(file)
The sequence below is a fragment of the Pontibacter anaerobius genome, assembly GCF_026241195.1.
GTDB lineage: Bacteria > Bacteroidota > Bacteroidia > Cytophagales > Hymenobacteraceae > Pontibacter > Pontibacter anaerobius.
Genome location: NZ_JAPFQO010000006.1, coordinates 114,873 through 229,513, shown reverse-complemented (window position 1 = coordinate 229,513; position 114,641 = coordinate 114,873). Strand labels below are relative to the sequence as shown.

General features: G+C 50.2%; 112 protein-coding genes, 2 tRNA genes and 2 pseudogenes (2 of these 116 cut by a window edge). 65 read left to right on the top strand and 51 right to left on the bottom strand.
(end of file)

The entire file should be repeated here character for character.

The sequence below is a fragment of the Pontibacter anaerobius genome, assembly GCF_026241195.1.
GTDB lineage: Bacteria > Bacteroidota > Bacteroidia > Cytophagales > Hymenobacteraceae > Pontibacter > Pontibacter anaerobius.
Genome location: NZ_JAPFQO010000006.1, coordinates 114,873 through 229,513, shown reverse-complemented (window position 1 = coordinate 229,513; position 114,641 = coordinate 114,873). Strand labels below are relative to the sequence as shown.

General features: G+C 50.2%; 112 protein-coding genes, 2 tRNA genes and 2 pseudogenes (2 of these 116 cut by a window edge). 65 read left to right on the top strand and 51 right to left on the bottom strand.